This is Harold Pollack. Thanks for watching our video.
What you just watched is a bit tongue-in-cheek. But it describes an entirely serious personal and policy issue: Self-interested advice from financial professionals regarding your retirement and other investments. Read here for more information about this video.
The very anxieties and consumer ignorance that lead us to seek financial advice make us vulnerable when advisors face financial incentives to steer us towards overpriced or unwise investment products. Such behavior is quite common within the industry. This behavior is also quite costly.
There’s another challenge, too. These issues are complicated and boring. So only two groups are paying close attention. A small group of consumer advocates and economists who have pushed for stringent Department of Labor regulations governing professionals’ advice regarding retirement savings. The other watchful constituency is the financial industry itself, particularly the small and large firms that have the most to lose from more stringent consumer regulations.
What you can do
We are hoping that you will do two things. The first will help yourself. The second will help everyone else.
- Demand financial professionals commit to a fiduciary standard in all of their dealings with you.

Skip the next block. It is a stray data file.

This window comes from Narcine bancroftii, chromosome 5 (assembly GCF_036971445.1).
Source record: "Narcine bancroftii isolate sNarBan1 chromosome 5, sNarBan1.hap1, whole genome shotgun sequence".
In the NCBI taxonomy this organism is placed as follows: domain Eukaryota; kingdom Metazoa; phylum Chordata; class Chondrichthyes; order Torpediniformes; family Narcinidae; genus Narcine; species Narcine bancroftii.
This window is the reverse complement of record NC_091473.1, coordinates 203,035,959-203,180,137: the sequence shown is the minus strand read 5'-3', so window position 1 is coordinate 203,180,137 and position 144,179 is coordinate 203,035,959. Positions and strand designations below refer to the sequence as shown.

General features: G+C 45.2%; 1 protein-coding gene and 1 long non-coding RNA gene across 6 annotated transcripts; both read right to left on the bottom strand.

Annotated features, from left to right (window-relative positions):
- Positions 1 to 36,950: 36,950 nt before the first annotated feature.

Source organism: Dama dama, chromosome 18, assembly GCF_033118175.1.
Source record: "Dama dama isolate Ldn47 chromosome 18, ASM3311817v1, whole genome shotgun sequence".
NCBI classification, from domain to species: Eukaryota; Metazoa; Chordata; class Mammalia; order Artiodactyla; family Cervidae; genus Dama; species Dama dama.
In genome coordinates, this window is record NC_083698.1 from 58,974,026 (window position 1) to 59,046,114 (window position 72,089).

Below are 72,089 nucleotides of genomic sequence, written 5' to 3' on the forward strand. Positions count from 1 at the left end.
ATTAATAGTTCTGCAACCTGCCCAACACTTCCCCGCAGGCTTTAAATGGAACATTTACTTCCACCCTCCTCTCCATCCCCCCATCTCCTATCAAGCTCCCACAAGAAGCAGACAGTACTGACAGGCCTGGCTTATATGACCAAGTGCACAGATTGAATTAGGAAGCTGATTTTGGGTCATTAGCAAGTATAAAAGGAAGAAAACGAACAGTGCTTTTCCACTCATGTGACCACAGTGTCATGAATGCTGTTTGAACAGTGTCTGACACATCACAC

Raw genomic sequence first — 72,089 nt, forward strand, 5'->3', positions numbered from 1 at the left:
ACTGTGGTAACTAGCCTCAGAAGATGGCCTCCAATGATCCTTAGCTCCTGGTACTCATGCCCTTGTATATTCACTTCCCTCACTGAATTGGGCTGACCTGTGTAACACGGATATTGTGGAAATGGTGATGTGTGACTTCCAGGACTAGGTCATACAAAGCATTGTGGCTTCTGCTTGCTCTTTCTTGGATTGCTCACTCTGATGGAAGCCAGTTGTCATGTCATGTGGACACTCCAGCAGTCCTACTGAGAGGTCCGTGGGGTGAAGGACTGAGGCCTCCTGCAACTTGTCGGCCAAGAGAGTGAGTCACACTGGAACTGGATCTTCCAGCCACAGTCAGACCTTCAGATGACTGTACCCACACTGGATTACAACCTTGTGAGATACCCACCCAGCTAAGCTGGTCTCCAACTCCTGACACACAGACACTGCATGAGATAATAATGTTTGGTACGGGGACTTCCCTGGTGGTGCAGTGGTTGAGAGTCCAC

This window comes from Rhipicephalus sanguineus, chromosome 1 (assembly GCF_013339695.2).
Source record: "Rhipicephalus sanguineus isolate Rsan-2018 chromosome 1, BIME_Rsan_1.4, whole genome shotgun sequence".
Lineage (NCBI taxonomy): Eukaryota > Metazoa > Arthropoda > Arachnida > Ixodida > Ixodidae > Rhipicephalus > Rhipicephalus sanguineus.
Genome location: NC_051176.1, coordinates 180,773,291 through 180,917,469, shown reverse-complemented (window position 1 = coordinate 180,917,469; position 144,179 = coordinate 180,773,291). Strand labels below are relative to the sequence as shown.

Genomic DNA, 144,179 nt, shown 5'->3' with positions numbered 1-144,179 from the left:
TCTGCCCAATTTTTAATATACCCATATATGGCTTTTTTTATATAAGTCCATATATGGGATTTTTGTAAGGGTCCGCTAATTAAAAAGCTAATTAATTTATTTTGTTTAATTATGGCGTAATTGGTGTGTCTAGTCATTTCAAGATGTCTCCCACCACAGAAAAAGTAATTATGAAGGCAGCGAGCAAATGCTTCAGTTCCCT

In managing your retirement savings and your other investments, have a cordial but direct exchange with your financial professional requiring that she commit in writing to a fiduciary standard in all of her dealings with you. The fiduciary pledge, available here, is a reasonable way to do this. Sure, it’s an awkward conversation. But it’s your money. To get a sense of its importance, check out the fine-print word salad from Fidelity Investments here…
- Contact your representative and let them know that you support the Department of Labor’s strong fiduciary standard rule
The financial industry has been intensely lobbying to weaken or overturn the new rule. Many Senators and Representatives suspect that no one else particularly knows or cares about this issue. This is not a partisan or ideological issue. It is rather an issue of special interests trying to block the correction of obvious market failures.